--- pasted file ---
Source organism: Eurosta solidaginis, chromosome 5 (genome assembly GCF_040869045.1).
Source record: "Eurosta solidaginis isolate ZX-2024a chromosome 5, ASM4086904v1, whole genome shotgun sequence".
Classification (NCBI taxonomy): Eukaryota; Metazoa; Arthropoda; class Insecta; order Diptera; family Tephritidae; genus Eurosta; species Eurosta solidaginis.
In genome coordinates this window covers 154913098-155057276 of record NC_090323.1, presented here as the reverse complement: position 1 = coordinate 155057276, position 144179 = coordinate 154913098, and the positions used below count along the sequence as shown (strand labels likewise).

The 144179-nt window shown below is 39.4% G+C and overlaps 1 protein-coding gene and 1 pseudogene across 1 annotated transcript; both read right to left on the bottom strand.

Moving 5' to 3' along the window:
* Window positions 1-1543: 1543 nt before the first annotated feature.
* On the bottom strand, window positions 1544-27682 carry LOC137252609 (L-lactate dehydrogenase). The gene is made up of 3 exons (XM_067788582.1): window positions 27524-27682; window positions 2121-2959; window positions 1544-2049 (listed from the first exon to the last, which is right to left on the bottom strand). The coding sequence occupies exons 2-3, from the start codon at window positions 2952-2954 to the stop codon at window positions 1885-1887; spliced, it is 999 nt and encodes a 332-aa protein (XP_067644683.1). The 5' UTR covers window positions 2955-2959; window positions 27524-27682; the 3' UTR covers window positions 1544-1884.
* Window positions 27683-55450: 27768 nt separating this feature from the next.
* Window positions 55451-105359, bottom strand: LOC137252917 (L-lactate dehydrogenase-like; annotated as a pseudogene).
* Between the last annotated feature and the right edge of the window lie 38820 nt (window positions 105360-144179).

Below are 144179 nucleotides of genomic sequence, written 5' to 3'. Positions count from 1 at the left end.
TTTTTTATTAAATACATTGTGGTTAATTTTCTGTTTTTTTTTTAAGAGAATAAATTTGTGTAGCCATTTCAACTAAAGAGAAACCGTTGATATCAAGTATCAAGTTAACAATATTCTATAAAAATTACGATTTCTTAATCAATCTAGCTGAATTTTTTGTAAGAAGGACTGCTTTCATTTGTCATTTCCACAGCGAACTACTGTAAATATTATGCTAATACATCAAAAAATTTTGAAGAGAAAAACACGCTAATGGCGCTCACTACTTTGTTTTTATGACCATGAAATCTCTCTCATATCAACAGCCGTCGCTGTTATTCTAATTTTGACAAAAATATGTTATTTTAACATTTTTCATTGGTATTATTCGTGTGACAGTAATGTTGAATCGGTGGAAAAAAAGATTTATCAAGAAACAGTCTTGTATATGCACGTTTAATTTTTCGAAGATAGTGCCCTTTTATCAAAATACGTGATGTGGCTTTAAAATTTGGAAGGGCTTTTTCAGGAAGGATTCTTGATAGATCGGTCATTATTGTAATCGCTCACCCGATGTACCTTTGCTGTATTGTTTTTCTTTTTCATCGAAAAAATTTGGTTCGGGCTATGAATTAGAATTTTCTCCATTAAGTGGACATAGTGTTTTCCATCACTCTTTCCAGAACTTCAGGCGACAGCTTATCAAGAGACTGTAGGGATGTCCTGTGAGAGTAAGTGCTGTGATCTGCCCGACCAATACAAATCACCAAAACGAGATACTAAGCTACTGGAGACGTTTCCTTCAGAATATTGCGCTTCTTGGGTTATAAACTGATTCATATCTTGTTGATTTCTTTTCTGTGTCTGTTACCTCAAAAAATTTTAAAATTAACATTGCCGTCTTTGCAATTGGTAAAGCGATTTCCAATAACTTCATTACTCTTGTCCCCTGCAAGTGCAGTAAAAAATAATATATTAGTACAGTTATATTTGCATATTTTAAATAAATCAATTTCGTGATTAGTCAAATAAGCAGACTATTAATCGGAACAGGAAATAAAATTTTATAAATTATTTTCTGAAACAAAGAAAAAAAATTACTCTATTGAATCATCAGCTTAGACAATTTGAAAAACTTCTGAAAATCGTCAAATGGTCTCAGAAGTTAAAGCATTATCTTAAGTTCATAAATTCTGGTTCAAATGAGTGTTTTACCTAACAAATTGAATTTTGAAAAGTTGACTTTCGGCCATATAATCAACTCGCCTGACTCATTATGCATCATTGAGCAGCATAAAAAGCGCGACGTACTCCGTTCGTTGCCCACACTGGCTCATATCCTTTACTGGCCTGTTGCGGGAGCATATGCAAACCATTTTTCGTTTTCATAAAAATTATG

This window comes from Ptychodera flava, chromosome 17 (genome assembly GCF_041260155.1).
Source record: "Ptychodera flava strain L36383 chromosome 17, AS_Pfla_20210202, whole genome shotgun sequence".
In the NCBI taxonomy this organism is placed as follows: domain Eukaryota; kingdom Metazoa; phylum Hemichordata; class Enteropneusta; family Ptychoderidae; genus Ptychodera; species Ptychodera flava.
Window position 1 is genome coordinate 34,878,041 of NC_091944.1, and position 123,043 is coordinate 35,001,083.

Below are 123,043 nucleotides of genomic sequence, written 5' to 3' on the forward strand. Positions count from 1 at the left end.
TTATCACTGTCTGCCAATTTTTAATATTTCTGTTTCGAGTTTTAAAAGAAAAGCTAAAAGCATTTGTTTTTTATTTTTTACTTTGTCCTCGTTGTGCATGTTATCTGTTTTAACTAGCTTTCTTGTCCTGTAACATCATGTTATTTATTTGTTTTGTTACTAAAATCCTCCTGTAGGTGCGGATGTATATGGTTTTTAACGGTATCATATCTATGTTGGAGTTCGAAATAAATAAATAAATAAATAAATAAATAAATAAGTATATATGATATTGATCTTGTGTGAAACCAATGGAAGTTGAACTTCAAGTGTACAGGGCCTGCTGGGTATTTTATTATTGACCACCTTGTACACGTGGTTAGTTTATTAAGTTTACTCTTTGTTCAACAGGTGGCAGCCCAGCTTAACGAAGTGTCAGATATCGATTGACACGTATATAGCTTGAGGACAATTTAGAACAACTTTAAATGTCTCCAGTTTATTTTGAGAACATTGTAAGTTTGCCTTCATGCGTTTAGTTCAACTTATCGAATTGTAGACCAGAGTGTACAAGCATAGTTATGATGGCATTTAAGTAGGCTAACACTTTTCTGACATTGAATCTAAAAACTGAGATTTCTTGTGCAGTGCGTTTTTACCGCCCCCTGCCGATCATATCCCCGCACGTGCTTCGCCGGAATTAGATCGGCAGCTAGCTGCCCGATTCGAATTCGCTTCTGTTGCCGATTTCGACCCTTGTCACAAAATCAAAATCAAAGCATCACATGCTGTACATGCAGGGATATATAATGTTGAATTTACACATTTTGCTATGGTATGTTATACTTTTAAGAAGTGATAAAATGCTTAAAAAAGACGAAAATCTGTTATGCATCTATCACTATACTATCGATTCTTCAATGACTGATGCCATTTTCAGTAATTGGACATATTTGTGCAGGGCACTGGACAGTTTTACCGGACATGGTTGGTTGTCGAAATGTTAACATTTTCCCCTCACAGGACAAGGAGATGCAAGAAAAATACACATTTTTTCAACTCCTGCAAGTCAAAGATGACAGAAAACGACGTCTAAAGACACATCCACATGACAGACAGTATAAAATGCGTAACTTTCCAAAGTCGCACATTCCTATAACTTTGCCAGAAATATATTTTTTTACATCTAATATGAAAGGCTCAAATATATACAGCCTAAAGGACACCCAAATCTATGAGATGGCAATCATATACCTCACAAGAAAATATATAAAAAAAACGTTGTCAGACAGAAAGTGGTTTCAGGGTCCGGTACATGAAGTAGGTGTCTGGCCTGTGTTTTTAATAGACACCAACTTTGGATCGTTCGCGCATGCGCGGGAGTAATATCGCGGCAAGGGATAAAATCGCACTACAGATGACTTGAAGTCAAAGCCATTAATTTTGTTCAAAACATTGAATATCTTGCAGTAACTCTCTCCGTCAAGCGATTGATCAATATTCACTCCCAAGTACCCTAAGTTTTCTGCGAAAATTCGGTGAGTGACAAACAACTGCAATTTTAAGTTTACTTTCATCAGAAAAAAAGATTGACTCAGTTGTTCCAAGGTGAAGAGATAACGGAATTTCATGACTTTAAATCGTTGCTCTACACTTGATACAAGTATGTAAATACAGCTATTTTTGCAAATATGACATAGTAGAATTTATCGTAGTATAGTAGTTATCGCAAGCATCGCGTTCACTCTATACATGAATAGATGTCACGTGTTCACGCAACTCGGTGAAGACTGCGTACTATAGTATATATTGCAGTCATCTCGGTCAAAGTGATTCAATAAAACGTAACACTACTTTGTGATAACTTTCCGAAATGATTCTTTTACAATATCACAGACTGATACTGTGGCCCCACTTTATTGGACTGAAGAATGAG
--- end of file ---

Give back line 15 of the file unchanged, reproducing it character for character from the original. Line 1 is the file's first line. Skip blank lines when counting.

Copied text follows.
Source record: "Ptychodera flava strain L36383 chromosome 17, AS_Pfla_20210202, whole genome shotgun sequence".